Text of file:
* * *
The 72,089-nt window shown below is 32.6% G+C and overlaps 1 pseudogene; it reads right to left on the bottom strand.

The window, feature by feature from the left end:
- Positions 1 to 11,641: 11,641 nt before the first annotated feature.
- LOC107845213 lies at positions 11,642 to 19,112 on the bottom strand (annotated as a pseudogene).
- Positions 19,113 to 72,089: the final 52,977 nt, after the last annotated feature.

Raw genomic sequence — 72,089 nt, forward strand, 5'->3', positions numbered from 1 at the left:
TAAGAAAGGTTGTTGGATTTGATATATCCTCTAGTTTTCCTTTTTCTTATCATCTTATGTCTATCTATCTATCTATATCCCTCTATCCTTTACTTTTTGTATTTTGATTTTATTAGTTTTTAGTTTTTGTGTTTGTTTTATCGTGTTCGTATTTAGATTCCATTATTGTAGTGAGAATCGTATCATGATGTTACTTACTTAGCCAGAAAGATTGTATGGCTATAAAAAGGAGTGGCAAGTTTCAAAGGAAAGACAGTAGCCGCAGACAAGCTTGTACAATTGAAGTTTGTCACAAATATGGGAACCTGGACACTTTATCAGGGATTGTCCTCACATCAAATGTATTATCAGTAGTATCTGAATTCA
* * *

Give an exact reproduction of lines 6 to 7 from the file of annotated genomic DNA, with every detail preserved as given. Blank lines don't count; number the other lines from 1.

Raw genomic sequence — 72,089 nt, forward strand, 5'->3', positions numbered from 1 at the left:
TAAGAAAGGTTGTTGGATTTGATATATCCTCTAGTTTTCCTTTTTCTTATCATCTTATGTCTATCTATCTATCTATATCCCTCTATCCTTTACTTTTTGTATTTTGATTTTATTAGTTTTTAGTTTTTGTGTTTGTTTTATCGTGTTCGTATTTAGATTCCATTATTGTAGTGAGAATCGTATCATGATGTTACTTACTTAGCCAGAAAGATTGTATGGCTATAAAAAGGAGTGGCAAGTTTCAAAGGAAAGACAGTAGCCGCAGACAAGCTTGTACAATTGAAGTTTGTCACAAATATGGGAACCTGGACACTTTATCAGGGATTGTCCTCACATCAAATGTATTATCAGTAGTATCTGAATTCA